BCStrategies Views | August 1, 2016
We have a client who recently received several proposals for a UCaaS solution. We had specified the functionality the new solution must provide, but not the architecture. When we met with them initially to review the proposals, we asked them about their preference for a particular architecture model. To our surprise, the client said, “No. Does it matter?”
Yes, it matters.
The proposed solutions varied. A couple of proposals were for solutions originally developed as premise systems that were virtualized and hosted in the provider’s data center(s). Others were for Broadsoft software from Broadworks (originally developed as a cloud solution) offered by various partners who host the services in their own data centers. Still other proposals were for solutions originally developed as cloud solutions and hosted by the company that created (and continues to develop) the software.
Each type of architecture has strengths and weaknesses; understanding the differences is key to choosing the best solution for your individual situation.
The systems that were originally developed as premise systems fall into two types:
Those that are essentially hosted versions of the on-premises products, and
Those that have been re-architected for the cloud environment (these are covered in the third type of proposal discussed below).
|Pros||· Long history in telephony
· Feature depth
|Cons||· Limitations in scalability
· Partner must wait for creator to update; not under their control
· Updates typically in the form of a new software release with a lot of new capabilities all at once; may require user training to get full utilization of new capabilities
· Typically a monolithic architecture under the covers
· Failure in one area of system can have impact on other areas
The second type of proposal our client received was for Broadsoft solutions from various partners, each of whom host the software from their own data centers. The capabilities provided by these partners varied considerably. This is due to the ability of partners to develop additional capabilities that enhance and expand the basic capabilities provided by Broadsoft. We saw differences in the tier levels of the data centers which were hosting the services, differences in failover and resilience capabilities, and differences in the levels of carrier redundancy offered by the partners. In addition, some partners had created applications that enhanced the basic Broadsoft capabilities, while other partners offered only the native Broadsoft features.
|Pros||· Developed as cloud solution; scalable
· Been around a while; tried and true
· Partner can add their own “secret sauce” without having to worry about developing basic telephony features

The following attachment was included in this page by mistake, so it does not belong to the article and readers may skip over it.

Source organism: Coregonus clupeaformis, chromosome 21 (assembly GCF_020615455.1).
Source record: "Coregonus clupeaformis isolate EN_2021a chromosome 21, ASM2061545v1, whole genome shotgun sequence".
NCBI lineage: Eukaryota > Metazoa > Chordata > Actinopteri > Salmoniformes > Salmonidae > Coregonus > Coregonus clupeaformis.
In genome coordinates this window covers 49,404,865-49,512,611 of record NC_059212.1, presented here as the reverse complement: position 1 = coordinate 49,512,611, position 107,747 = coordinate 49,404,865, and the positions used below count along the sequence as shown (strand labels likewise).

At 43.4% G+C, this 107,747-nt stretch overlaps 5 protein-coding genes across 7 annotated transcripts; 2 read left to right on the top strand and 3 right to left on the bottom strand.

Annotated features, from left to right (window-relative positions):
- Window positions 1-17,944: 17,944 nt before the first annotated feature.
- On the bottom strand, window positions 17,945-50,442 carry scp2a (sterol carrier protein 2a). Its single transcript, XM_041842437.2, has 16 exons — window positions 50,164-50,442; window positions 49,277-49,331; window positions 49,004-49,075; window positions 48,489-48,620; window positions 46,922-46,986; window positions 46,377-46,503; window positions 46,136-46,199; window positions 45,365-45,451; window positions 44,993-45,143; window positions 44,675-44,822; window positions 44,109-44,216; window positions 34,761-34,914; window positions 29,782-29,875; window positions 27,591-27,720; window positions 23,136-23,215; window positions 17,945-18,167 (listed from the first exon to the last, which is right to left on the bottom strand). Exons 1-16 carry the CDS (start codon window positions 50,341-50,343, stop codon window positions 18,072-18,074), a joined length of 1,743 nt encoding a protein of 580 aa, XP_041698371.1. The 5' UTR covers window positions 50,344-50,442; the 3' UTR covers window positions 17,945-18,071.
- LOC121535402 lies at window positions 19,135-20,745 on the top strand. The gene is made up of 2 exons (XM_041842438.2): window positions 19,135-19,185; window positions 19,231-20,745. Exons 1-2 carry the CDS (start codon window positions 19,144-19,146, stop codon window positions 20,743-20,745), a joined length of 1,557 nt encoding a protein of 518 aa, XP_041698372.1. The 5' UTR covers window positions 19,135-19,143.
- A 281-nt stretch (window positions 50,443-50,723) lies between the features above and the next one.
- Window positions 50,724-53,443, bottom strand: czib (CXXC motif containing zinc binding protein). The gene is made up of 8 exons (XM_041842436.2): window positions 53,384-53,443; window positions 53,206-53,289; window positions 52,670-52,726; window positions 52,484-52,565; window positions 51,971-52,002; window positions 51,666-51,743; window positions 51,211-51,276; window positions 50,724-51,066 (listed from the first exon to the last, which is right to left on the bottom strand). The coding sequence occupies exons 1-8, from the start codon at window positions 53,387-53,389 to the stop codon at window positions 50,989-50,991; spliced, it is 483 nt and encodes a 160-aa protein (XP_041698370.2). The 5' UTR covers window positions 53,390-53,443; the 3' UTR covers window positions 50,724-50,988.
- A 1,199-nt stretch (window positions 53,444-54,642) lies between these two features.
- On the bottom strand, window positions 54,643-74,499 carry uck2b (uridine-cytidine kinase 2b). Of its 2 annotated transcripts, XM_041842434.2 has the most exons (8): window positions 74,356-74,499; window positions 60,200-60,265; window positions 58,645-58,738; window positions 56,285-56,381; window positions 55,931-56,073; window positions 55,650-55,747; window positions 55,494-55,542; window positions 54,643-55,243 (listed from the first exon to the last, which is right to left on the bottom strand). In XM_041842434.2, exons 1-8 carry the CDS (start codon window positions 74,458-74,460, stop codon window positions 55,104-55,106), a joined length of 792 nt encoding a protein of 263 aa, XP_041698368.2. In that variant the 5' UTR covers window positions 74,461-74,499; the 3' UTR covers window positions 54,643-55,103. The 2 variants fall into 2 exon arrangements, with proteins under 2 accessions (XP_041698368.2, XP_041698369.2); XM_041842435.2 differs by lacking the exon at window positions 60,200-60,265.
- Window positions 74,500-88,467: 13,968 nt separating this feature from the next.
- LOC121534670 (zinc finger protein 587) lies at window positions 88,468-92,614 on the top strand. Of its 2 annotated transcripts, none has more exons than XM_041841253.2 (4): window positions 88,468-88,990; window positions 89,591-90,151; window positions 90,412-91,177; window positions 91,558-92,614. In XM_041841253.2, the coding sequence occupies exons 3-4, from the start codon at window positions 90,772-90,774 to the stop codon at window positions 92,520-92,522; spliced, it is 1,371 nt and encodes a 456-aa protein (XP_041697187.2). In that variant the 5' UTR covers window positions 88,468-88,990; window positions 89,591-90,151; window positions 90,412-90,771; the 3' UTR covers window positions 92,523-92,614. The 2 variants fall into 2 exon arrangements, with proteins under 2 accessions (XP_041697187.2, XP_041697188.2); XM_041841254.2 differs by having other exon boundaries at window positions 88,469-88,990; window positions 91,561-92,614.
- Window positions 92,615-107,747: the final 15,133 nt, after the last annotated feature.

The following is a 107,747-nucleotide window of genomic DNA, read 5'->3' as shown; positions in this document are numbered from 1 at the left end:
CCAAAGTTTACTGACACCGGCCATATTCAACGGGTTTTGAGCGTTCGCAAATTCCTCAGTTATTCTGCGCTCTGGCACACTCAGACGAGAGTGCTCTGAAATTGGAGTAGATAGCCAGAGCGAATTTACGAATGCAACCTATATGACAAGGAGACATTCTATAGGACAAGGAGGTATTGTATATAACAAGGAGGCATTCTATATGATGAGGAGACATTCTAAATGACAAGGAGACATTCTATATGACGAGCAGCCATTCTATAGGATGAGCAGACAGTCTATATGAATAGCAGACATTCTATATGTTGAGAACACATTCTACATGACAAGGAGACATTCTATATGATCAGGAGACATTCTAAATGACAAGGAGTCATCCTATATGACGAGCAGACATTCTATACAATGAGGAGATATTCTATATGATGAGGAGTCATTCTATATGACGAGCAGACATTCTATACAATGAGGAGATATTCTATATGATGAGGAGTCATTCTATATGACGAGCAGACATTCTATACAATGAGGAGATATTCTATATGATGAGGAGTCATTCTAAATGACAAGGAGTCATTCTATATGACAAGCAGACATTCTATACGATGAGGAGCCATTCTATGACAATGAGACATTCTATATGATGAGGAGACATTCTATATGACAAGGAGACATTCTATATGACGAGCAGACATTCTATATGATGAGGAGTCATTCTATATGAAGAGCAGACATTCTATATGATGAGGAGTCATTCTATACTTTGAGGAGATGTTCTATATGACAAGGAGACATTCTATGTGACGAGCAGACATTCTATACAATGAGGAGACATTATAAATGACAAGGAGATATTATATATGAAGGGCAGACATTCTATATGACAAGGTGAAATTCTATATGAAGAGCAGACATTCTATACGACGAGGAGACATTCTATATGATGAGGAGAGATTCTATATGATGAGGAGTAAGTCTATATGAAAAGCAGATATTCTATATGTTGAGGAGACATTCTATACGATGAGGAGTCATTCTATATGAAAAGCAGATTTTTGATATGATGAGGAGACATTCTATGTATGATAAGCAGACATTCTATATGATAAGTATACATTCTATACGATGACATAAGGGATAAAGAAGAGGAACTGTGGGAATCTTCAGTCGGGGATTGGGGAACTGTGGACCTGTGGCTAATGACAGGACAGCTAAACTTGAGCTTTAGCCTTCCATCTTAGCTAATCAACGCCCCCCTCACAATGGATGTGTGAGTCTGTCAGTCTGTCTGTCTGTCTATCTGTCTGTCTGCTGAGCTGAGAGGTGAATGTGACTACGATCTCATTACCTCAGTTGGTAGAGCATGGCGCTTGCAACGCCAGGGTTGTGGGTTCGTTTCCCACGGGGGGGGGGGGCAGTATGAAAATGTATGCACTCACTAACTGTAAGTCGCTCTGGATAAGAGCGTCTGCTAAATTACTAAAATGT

|Cons||· Partner must wait for Broadsoft to update base software; not under their control
· Native feature depth is somewhat limited when compared to older systems
|Notes||When evaluating a Broadsoft offer, it is important to evaluate the capabilities of the partner in addition to the Broadsoft features.|
The third type of proposals were for solutions developed for the cloud and hosted by the company that created (and continues to develop) the software. Again, there were differences in feature capabilities, data center capabilities, and architecture. The chart below generalizes some of the characteristics of these proposals. If you are evaluating options, be sure to ask your potential provider how they compare to the capabilities described below.
|Pros||· Developed as cloud solution; scalable
· Continued development and updates
· Agility and rapid innovation as changes are made incrementally—no more software releases (no waiting, no training, no cost, no work to get the new capabilities)
· Some offer unique pricing models (all inclusive options)
· Scalability through distributed computing (every instance is able to handle all system functions, no centralized resources)
· Some offer load balancing between data centers
· Resiliency through multiple data centers
· Some offer edge devices that allow stand alone operation in the event of a connectivity failure
· Many are architected using microservices which support individual services; a failure in one area will not impact the entire system (improved reliability)
· Microservices can scale dynamically as needed to provide resources to areas that need them
|Cons||· Newer solution; not as tried and true
· Native feature depth is typically somewhat limited when compared to older systems
· Often edge devices (if offered) are not monitored and parts are not stocked; replacement can take a couple of days or more
· Full resiliency requires secondary network connection (increasing monthly costs)
· Licensing can be a bit tricky in some cases
· May be smaller companies; may lack long term financial stability or be subject to acquisition
Clearly, there is a lot to think about. Here is a final thought: It is unlikely that any single solution will meet every need of an organization. Solutions that provide APIs that allow others to develop “Apps” to enhance the basic platform, and those that provide interoperability with other “clouds,” offer organizations the most long term flexibility. In a world of constant change, flexibility is important.
A deeper dive into factors around facilities, configuration, and failover that can complicate a move to SIP trunks.
An RFP that is issued at the proper time in the process, is supported by a thorough needs analysis, and clearly articulates the requirements of the organization, is an effective tool.
How do you make sure that your RFP gets the responses you need? How you phrase your RFP requirements can make all the difference.
Melissa Swartz provides top tips Navigating SIP Trunking on Enterprise Connect Livestream from the 2017 conference.